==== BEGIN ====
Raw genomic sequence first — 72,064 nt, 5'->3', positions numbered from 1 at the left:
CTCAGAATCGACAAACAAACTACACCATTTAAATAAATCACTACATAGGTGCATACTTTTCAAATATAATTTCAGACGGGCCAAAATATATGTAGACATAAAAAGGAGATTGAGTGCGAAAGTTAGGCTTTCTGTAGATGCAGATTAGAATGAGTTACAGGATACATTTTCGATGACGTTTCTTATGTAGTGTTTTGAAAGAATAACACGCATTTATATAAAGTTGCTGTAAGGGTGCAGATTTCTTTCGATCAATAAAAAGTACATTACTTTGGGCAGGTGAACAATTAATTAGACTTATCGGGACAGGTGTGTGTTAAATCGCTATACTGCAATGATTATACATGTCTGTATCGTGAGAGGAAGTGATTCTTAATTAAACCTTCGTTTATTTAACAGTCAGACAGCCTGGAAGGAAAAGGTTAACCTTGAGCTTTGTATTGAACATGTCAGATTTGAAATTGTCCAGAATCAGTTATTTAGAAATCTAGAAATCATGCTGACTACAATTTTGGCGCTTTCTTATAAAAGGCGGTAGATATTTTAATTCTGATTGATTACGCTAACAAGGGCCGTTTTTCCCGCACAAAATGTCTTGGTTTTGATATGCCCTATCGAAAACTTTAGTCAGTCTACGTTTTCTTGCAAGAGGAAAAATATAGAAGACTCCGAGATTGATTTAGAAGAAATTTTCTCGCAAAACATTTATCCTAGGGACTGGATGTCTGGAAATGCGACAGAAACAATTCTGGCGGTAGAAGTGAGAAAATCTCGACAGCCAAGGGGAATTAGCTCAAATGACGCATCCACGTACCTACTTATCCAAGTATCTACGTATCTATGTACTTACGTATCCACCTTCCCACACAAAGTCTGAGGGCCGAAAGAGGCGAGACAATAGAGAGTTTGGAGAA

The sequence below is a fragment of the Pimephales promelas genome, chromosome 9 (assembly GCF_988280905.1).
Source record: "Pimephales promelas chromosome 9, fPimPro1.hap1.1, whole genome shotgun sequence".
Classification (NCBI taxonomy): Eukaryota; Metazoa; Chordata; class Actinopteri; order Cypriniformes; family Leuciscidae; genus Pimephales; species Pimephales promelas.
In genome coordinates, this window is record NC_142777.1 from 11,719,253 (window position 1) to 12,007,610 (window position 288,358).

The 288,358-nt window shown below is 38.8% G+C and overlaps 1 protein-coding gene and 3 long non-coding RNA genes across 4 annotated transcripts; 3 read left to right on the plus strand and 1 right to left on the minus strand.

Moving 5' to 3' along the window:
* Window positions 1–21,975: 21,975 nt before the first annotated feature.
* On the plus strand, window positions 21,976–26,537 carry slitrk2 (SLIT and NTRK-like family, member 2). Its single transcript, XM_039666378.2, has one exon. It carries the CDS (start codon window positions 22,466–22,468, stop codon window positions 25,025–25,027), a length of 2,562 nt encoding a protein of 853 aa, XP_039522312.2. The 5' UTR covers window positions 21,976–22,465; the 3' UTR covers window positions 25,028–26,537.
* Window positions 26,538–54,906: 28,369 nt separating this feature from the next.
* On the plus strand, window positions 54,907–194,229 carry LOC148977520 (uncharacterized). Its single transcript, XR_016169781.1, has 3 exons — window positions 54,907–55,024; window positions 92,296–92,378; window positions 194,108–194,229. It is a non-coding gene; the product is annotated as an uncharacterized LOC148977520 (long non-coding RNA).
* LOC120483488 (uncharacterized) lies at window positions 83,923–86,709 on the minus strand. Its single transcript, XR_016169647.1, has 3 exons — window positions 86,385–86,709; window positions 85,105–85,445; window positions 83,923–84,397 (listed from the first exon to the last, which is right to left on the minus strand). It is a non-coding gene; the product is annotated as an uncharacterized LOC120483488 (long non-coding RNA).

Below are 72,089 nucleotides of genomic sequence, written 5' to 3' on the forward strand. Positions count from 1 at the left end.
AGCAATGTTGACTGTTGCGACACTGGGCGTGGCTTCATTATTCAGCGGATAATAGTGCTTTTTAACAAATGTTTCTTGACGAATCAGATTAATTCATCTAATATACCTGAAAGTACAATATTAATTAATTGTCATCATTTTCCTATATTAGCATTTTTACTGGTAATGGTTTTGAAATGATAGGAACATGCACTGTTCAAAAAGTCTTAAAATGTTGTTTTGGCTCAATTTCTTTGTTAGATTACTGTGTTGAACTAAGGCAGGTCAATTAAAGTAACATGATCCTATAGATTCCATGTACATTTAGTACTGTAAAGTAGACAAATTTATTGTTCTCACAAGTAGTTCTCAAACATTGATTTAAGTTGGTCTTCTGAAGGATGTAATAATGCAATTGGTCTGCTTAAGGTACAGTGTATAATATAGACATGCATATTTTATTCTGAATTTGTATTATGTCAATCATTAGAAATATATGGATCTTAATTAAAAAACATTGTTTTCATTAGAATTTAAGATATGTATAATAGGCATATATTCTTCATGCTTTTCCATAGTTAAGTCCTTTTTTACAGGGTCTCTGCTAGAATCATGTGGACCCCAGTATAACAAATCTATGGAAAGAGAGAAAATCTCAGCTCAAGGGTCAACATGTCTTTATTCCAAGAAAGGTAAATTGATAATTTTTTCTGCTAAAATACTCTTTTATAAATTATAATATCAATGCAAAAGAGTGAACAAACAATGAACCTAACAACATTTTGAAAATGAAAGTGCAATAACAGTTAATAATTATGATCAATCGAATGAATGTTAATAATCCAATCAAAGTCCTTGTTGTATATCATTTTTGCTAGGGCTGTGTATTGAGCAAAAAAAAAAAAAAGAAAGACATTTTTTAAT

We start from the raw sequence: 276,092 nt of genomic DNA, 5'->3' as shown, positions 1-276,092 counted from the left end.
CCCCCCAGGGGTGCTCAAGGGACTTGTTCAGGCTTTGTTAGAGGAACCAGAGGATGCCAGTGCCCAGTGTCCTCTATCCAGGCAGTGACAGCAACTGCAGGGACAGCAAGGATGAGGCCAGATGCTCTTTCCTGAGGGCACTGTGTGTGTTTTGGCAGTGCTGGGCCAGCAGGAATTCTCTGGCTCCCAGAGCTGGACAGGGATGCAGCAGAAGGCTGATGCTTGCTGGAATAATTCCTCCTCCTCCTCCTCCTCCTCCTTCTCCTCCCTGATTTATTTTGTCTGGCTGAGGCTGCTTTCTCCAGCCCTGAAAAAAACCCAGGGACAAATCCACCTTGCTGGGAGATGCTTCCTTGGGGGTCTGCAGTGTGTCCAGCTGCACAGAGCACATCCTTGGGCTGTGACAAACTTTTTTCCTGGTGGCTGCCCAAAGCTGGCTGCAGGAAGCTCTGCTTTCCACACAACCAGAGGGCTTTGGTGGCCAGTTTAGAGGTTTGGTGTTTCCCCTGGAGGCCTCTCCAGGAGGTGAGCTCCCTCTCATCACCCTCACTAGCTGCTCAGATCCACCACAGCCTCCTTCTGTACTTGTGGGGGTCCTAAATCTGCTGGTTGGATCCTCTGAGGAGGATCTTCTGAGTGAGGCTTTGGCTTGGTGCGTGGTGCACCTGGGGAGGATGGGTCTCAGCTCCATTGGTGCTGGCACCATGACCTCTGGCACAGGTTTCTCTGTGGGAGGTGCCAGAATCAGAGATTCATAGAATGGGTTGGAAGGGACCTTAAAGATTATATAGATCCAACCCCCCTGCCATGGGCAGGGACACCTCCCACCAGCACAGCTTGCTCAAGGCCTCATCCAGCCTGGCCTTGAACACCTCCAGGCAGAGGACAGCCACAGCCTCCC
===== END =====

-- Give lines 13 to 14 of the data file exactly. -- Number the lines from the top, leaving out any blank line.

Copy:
* LOC120483488 (uncharacterized) lies at window positions 83,923–86,709 on the minus strand. Its single transcript, XR_016169647.1, has 3 exons — window positions 86,385–86,709; window positions 85,105–85,445; window positions 83,923–84,397 (listed from the first exon to the last, which is right to left on the minus strand). It is a non-coding gene; the product is annotated as an uncharacterized LOC120483488 (long non-coding RNA).

Below are 72,089 nucleotides of genomic sequence, written 5' to 3' on the forward strand. Positions count from 1 at the left end.